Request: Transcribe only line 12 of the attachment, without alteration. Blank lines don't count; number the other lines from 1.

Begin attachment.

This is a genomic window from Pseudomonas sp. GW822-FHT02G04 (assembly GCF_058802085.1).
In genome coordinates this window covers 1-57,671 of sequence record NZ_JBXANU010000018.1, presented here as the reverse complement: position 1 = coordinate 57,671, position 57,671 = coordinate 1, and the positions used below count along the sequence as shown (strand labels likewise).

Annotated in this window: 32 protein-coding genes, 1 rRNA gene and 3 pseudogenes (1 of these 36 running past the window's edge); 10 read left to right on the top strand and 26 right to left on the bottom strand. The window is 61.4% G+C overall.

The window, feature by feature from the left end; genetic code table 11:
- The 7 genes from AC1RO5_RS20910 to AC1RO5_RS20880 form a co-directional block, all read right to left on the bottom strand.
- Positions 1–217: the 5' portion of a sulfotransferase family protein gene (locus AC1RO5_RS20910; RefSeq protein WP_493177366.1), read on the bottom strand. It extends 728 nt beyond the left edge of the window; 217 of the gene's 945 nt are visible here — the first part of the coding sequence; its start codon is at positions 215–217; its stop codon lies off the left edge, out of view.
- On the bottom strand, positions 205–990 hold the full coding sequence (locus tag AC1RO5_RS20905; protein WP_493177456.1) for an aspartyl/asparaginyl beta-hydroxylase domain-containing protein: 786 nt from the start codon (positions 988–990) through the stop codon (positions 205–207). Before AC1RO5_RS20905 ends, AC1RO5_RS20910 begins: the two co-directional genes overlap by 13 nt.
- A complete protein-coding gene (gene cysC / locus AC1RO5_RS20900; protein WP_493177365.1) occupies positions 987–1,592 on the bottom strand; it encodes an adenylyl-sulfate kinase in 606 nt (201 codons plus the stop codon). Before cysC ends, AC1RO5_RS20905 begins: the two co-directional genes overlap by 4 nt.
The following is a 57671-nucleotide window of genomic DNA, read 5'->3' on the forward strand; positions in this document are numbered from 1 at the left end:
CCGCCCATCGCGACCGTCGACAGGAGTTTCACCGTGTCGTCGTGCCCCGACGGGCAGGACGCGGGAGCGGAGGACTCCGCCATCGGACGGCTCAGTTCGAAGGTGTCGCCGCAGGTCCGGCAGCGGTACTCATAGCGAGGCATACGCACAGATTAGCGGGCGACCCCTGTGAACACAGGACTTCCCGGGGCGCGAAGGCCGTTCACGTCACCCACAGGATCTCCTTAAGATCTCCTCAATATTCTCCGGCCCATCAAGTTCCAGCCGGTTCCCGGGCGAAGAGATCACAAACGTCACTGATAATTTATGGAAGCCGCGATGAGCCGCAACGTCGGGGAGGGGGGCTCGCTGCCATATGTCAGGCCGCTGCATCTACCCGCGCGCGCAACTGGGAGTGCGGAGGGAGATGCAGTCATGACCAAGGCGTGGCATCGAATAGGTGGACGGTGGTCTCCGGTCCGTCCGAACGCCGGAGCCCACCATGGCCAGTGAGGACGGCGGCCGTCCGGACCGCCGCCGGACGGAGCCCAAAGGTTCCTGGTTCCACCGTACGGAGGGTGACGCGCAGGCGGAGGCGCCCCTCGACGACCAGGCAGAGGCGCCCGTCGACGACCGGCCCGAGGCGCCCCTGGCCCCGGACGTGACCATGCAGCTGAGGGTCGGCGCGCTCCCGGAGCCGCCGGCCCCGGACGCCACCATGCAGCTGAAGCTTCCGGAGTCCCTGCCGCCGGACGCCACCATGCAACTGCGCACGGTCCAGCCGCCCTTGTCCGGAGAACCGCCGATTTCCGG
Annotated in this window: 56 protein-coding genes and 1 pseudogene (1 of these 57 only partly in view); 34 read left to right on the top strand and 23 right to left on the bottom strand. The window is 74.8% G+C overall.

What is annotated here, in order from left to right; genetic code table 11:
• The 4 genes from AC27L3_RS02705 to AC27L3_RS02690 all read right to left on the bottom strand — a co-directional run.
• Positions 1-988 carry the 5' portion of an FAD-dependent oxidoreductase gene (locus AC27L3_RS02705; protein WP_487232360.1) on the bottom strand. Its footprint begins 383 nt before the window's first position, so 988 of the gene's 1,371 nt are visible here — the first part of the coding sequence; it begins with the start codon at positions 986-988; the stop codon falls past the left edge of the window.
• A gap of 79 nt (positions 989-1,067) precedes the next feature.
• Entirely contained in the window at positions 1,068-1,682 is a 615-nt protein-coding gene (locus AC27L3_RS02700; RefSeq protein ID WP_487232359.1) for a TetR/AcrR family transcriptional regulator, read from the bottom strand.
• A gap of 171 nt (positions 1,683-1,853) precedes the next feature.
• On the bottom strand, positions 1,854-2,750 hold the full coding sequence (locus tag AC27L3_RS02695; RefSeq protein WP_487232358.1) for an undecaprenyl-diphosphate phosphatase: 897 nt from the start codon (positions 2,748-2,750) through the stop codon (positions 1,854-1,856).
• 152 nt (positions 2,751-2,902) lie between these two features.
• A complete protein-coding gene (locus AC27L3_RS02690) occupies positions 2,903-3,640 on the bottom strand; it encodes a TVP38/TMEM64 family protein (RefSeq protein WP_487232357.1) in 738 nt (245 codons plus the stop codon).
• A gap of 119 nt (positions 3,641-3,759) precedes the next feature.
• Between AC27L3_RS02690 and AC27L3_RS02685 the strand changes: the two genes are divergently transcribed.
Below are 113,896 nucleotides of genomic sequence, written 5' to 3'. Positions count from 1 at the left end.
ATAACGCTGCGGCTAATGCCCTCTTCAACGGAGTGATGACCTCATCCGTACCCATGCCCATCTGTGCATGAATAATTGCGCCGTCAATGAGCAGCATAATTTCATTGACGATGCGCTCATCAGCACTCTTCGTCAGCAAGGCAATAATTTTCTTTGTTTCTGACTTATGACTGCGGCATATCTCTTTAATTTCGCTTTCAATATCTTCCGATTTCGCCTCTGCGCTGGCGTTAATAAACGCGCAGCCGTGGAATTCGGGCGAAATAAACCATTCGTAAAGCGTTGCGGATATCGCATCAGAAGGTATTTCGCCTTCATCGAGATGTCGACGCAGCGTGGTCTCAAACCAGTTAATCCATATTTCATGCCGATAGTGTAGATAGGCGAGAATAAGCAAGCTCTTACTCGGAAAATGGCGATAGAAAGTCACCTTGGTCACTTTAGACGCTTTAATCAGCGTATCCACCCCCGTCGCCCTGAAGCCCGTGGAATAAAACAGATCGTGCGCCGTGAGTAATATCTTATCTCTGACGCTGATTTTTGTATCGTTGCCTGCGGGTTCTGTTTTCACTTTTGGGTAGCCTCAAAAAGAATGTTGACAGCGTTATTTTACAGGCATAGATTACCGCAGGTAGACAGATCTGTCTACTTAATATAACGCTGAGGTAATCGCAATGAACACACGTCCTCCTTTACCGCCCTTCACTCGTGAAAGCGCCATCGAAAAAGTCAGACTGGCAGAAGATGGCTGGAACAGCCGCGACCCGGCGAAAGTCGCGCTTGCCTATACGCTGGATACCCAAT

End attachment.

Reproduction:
What is annotated here, in order from left to right; genetic code table 11: